This week’s format of hosting guest speakers was a bit different than our previous interviews. Rather than having the industry professionals and students remain at home, Katie Bell went into NYC to meet the directors of the Brownstone Gallery and Bureau Gallery and offer us a digital tour of their respective galleries.

Our first stop was the Brownstone Gallery where we met with director Jae Cho. While we interviewed Cho and learned about his emerging career, I was particularly interested in the Brownstone Gallery’s current exhibition Have a seat and let me tell you by Ariel Orozco. 

What immediately drew my attention to Orozco’s work was his ability to take mundane, everyday objects and recontextualize them with different materials. In doing so, his exhibition forced me to take a closer look at what I would typically bypass and take a more active approach to things that are every day. 

I saw this physically translated through Orozco’s use of ready-made objects, such as a street lamp and tail light.  However, I tend to associate these ready-made objects with mobility and transportation. Cho explains that Orozco’s exhibition and this conceptual dichotomy were a direct response to quarantine and COVID-19. 

On our way to meet Weston Lowe, the associate director of the Bureau Gallery, Katie Bell was explaining the different types of buildings galleries can reside in. Whether it be an industrial or more apartment-style building, many of the galleries we passed (including the Bureau Gallery) almost looked closed, as there was an obscured and private facade on each structure. As a result, these spaces felt very exclusive and, despite being open to the general public, only accessible to an elite few (which I am not a part of).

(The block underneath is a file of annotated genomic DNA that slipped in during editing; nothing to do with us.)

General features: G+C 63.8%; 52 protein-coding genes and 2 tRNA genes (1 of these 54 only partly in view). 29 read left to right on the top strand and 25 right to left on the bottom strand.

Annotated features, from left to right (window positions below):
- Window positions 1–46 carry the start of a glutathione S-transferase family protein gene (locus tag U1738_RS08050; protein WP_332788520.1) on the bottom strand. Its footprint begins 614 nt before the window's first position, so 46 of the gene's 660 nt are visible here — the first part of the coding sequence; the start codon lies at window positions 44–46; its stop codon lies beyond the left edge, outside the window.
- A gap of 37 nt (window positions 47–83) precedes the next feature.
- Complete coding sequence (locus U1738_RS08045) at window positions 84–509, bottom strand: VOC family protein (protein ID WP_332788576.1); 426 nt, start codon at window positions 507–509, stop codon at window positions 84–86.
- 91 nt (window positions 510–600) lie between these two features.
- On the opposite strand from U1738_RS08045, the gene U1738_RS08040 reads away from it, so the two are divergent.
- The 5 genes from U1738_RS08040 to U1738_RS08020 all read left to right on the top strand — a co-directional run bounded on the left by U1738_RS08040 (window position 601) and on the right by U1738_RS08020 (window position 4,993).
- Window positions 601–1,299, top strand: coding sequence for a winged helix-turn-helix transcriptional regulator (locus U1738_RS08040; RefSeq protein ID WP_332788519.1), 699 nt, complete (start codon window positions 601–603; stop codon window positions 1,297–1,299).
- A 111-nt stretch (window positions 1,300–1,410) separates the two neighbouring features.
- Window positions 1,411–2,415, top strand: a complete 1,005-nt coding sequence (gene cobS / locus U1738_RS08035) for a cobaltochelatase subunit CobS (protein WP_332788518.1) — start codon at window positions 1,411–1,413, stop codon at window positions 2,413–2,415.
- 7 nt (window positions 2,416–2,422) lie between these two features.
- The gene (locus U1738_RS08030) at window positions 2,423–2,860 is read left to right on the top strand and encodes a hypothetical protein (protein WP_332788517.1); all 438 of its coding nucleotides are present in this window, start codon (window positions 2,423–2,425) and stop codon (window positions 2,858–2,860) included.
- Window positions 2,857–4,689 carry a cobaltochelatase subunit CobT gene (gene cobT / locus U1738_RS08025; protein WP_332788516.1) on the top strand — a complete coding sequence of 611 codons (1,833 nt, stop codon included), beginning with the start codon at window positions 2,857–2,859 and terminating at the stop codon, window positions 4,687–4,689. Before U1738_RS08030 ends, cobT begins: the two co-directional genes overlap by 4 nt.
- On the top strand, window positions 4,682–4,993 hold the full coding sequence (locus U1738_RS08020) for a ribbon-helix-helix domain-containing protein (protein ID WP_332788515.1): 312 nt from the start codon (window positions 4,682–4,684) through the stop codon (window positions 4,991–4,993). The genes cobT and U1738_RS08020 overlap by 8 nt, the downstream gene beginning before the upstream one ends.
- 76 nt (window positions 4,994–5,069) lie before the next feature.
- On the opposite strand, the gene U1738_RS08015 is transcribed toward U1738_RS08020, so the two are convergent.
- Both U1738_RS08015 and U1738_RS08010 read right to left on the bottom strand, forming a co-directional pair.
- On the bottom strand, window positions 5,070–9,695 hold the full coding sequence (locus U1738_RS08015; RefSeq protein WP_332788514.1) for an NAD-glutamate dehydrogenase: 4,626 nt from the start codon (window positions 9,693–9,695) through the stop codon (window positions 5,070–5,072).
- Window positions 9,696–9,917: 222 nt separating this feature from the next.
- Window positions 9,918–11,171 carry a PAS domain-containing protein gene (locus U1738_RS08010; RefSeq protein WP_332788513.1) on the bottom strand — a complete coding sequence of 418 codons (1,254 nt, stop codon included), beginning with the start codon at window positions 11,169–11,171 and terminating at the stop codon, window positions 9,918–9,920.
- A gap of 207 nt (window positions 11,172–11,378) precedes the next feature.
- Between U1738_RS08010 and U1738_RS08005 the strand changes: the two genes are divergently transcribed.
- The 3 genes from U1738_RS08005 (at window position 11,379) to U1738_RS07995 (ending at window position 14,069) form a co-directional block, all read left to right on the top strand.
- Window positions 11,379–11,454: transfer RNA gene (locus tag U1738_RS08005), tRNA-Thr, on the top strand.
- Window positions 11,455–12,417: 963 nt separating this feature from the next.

After looking at these exteriors, my likeness for Have a seat and let me tell you only grew. While the galleries we passed felt unwelcoming and disconnected from the audiences they were trying to reach, I felt that Orozco’s exhibit truly resonated with me and created a space that I could actively engage and connect with. 

Having been in quarantine for the past six months, Orozco’s exhibit transported me back to a time where highway driving was a daily occurrence and, like the two street lights, my conversations and interactions with others primarily took place in a physical space. However, the ready-made mediums that Orozco employed brought me back to reality and were a reminder that the truck lights were only artificial replicas. Regardless, I felt drawn by Orozco’s static, yet dynamic, work that transformed my mundane perception of trucks and highways into something new. 

Overall, I felt that Have a seat and let me tell you by Ariel Orozco fostered a newfound appreciation for conceptual art. I think what added to my positive experience was my interaction with Jae Cho. As press releases and postcards can only provide so much information, Cho’s insight on the exhibit further contextualized my gallery experience and shed new light on the way I perceive and understand conceptual art in the wake of the pandemic.